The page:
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  1. #1

    High Efficiency Furnace - Direct Vent - Through Wall

    Philadelphia customer requires installation of high efficiency furnace on the 2nd floor of a 3 story house. The location, near an exterior wall, suggests venting the unit through the wall into the alley. The location and configuration of the vent can meet all clearance requirements in the manufacturer's installation instructions, but the vent outlet, 12" from the wall, would be only about six feet from the attached house's side wall. Would this be permitted?

  2. #2
    Join Date
    Apr 2004
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    You must remember that there is condensation and potentially a chance of dripping water onto the alley. If thats a walkway, you may cause ice to build. You might want to get the inspector to tell you if he will approve it or not before you commit. Some of that is subjective. If you can go up through the roof any way, you would be better off.

  3. #3
    While it is technically an alley, it is a dead end and the spot directly below the likely wall penetration for the vent is the roof (rubber) of an addition that goes to the property line: no walk way issues.
    Going up through the roof presents a problem because there is a bathroom directly above the utility space. I guess that the vent & intake could be run through to the roof, but it would be a LOT more work.
    My concern with venting to the alley area is that the products of combustion gases would be aimed at the neighbor's wall 6 feet away.

  4. #4
    Join Date
    Feb 2008
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    ooh my god im lost, Pennsylvania
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    don't what type of equipment you are installing, but alot of manufactures want a tee on their termination. that would keep the flu gasses from jetting across the alley.

  5. #5
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    Inspectors are too flaky, I'd ask if they'll pass it thru the wall first. As long as the vent is not aimed directly at a window, even so, 6' is probably ok. But I agree, the roof would be alot better. More work = more $, right? Might be a pain, but that's nothing new, huh?...
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  6. #6
    Join Date
    Jan 2007
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    N.E. Ok.
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    The T would solve your concerns about the neighbors wall, if your equip. allows. And you have no window or openings within the allowable distance on the other bldg.
    Their is a section addressing creating a public nuisance with venting. Doesn't sound like your situation will cause one,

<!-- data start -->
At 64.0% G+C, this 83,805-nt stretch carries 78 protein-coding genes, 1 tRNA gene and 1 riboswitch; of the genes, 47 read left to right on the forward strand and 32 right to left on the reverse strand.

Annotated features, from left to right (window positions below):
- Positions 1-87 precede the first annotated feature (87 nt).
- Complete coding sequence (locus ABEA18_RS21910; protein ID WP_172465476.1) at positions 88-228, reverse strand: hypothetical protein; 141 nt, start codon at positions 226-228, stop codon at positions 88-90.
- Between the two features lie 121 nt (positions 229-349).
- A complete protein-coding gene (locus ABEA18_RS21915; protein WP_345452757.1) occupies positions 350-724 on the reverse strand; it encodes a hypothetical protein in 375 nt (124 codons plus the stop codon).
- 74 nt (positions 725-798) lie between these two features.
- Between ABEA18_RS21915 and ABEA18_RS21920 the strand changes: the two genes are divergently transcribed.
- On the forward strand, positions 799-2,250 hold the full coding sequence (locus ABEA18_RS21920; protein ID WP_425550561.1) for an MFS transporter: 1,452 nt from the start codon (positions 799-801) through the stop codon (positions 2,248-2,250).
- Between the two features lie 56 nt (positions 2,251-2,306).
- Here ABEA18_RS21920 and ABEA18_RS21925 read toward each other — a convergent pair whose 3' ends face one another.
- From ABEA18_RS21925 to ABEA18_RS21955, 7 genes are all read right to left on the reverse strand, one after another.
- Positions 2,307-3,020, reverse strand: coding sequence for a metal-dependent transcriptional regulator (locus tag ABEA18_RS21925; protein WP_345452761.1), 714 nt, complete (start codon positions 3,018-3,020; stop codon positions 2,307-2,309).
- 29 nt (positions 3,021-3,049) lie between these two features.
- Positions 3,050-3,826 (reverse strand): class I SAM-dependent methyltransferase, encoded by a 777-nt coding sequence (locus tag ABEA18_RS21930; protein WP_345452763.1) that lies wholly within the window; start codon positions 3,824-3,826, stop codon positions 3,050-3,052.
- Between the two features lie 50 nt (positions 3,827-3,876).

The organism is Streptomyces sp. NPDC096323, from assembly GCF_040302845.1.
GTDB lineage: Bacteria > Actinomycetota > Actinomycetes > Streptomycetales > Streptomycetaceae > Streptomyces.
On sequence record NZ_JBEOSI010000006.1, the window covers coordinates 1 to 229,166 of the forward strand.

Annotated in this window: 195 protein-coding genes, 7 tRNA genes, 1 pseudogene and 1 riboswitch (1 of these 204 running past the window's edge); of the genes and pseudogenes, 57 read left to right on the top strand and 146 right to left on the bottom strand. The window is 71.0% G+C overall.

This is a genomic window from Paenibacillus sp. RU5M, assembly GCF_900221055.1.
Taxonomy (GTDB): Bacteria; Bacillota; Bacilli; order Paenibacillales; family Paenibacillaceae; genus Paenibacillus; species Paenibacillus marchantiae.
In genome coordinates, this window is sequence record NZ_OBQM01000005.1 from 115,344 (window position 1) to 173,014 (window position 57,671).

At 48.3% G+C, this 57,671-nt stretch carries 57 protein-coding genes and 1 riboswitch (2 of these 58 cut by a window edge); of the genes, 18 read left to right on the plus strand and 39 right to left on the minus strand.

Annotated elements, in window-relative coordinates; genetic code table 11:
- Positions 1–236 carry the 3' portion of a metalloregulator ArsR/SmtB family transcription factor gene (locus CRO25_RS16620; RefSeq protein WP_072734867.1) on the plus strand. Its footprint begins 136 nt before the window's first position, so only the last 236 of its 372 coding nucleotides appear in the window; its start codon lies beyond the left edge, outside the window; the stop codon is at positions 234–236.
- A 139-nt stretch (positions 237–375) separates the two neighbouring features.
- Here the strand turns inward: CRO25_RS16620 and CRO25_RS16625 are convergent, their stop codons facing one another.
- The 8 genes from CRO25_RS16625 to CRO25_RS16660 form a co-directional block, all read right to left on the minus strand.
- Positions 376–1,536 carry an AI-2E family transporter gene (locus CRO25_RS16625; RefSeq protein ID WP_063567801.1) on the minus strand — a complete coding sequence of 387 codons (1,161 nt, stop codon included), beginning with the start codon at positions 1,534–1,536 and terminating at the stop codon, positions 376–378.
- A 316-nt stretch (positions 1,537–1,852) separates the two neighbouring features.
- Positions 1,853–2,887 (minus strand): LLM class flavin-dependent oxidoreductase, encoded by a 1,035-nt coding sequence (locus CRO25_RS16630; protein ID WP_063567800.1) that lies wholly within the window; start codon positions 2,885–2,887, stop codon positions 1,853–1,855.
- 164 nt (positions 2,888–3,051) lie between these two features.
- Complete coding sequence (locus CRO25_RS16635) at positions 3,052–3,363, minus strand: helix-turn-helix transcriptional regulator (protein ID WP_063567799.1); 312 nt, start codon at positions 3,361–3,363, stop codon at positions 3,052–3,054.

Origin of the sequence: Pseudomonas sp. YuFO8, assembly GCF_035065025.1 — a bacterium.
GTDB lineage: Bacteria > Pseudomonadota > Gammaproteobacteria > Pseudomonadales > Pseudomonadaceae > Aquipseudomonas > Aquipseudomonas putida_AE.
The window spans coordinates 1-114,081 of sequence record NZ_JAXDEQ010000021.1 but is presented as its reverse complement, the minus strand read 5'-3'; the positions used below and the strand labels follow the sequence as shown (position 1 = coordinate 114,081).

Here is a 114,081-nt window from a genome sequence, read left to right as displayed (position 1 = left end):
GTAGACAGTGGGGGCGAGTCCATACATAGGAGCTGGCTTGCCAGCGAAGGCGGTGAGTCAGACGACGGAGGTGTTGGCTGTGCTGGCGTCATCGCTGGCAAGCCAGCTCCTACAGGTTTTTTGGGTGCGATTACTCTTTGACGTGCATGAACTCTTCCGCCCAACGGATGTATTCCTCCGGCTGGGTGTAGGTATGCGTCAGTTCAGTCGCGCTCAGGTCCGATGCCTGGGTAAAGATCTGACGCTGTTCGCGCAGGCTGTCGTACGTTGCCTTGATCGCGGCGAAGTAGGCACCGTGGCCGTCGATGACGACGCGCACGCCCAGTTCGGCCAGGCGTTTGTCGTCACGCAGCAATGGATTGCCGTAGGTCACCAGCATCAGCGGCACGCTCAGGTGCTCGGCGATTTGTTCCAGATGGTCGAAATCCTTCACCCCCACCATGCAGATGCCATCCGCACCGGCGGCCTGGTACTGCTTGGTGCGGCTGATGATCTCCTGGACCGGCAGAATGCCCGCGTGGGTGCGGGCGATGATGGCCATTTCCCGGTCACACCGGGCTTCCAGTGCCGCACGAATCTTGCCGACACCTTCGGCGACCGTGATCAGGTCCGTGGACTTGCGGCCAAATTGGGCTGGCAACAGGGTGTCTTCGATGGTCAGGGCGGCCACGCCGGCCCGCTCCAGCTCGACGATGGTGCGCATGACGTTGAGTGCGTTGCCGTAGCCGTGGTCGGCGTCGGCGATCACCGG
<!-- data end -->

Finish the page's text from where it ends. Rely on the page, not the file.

The most effective way is to call the local inspector and run it by, that away no surprise local code pops up.

  7. #7
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    Apr 2004
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    Whos stuff wants a T?

  8. #8
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    Jan 2004
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    Lancaster PA
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    As some others said.
    Call teh inspector and find out if it will pass or not.
    Better to call then to guess, and get failed.
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  9. #9
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    Mar 2008
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    I don't know about where you guys are from but here you have as long as your 7' above any walkway you're ok, and I thinks thats even according to the 2000 edition of the Mechanical Code.

  10. #10
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    Mar 2005
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    burlington county n.j.
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    don't know what that condensate dripping on a rubber roof will do over time??

  11. #11
    Join Date
    Jan 2007
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    N.E. Ok.
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    Quote Originally Posted by docholiday View Post
    Whos stuff wants a T?
    Goodman, Gmv9 direct vent allows t's sidewall and vertical. As shown in their illustration.
    Havn't ck. if others do.

  12. #12
    Join Date
    Mar 2003
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    7,321
    it sounds like a conversion in center city philly and this is usually no problem. If you pitch the exhaust line the correct way you will not see a whole lot of condensate in the alley. Use a Candy cane termination just outside the wall and most of your condensate will pitch back toward the drain. You must use the birdscreen on the inlet due to the extremely short runs.

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